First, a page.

C O N F I D E N T I A L ABUJA 001516
E.O. 12958: DECL: 09/02/2013
TAGS: KISL PREL PHUM XF XA XG NI
SUBJECT: POLITICAL ISLAM: NIGERIA SNAPSHOT
REF: STATE 205815
Classified by Counselor James Maxstadt for reason 1.5 (c).
Â¶1. (C) Reftel questions appear to pertain primarily to
countries with active Islamist political parties or NGOs, and
Nigeria does not fit neatly into these cookie-cutter
categories. Nigeria has no national parties or groups that
pursue policies consistent with the definition of Political
Islam put forth in reftel. Social problems exist in Nigeria
to be sure, but even "religious issues" here are driven
largely by political and economic considerations, and play on
Â¶2. (C) The only known group in Nigeria expressing overt
hostility to political and religious pluralism is Sheikh
Ibrahim Zak-Zaky's "Muslim Brotherhood." This allegedly
Shi'a sect is a tiny minority even in its own part of the
country and Zak-Zaky's influence has waned since his
opposition to the Abacha regime in the nineties. Most of the
meager funding he previously received from Iran has dried up.
While his rhetoric has not cooled, he is unable to attract a
Â¶3. (C) Even smaller groups exist with varying degrees of
influence in particular areas of the country. The Jamatul
Nasiral Islam (JNI) and the Izala movement are the two most
influential. Both strive to defend northern Nigeria's
heritage against "secular" influences, but their primary
concern is promoting the social and economic welfare of
Nigeria's Muslims. Izala is the more conservative of the
two, viewing the practice of Islam in Nigeria as tainted by
the influence of the West African Sufis. While the JNI and
Izala are not political movements, individual members are
politically active in most of the 30 officially registered
parties in Nigeria and throughout most of the 36 states in
Â¶4. (C) Following is response to the eight questions
contained in reftel:
a) Not applicable. No successful (or unsuccessful) groups
espousing Political Islam exist.
b) About half of the population of Nigeria could potentially
be influenced by any Islamist group promoting
social justice, economic improvement and democratic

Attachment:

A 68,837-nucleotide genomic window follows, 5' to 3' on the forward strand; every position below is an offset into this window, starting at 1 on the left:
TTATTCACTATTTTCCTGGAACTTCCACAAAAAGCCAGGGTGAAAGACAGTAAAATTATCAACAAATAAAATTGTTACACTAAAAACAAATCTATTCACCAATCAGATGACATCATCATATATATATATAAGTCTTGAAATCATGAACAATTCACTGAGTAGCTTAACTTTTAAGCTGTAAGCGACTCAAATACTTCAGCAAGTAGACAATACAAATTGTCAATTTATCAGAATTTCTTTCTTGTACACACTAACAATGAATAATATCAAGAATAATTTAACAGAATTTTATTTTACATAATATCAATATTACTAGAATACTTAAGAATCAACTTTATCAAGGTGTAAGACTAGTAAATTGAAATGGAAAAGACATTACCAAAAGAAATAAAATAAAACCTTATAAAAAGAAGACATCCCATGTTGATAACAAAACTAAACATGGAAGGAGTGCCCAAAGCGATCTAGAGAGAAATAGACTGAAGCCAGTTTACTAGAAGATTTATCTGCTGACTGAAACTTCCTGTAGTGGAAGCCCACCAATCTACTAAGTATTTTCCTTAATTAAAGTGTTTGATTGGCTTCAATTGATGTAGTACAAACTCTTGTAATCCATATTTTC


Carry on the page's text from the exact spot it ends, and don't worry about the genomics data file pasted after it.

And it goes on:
principles in Nigeria.
c) While influences from outside exist, Nigerian groups tend
to pursue a domestic agenda and receive only
limited funding from outside.
d) The practice of Shari'a in Nigeria is traditional but
also a response to civil disorder. It is more about social
justice than an Islamist agenda, at least among Nigerians.
Shari'a is not widely viewed as "evolutionary" in Nigeria,
but neither does its application depend on the immutable
seventh-century interpretation. Instead, it is supported by
the practice introduced in Nigeria in about the tenth century
and adapted to local conditions. It is based on the Maliki
school of jurisprudence, but with heavy influence by the Sufi
tariqas which abound throughout West Africa.
e) No modernizer has emerged to take the place of the late
Sheikh Gumi from Bauchi, although several respected Sheikhs
are locally important.
g) The JNI and Izala can and do cooperate across the
political spectrum, within the bounds outlined above in Para
h) The negative perception of our policies is dampened by a
widespread respect for America and Americans. Nigerian
intellectuals almost universally resent at least some USG
policies, notably concerning the Middle East, but private or
public individual Americans are generally not blamed. There
is also a vast pool of pro-American sentiment on other policy
issues. And many Nigerians have enduring misconceptions
about the U.S., as in not believing there are American Muslim
who are not immigrants. Any claims to the contrary of such
popular misconceptions are generally discounted.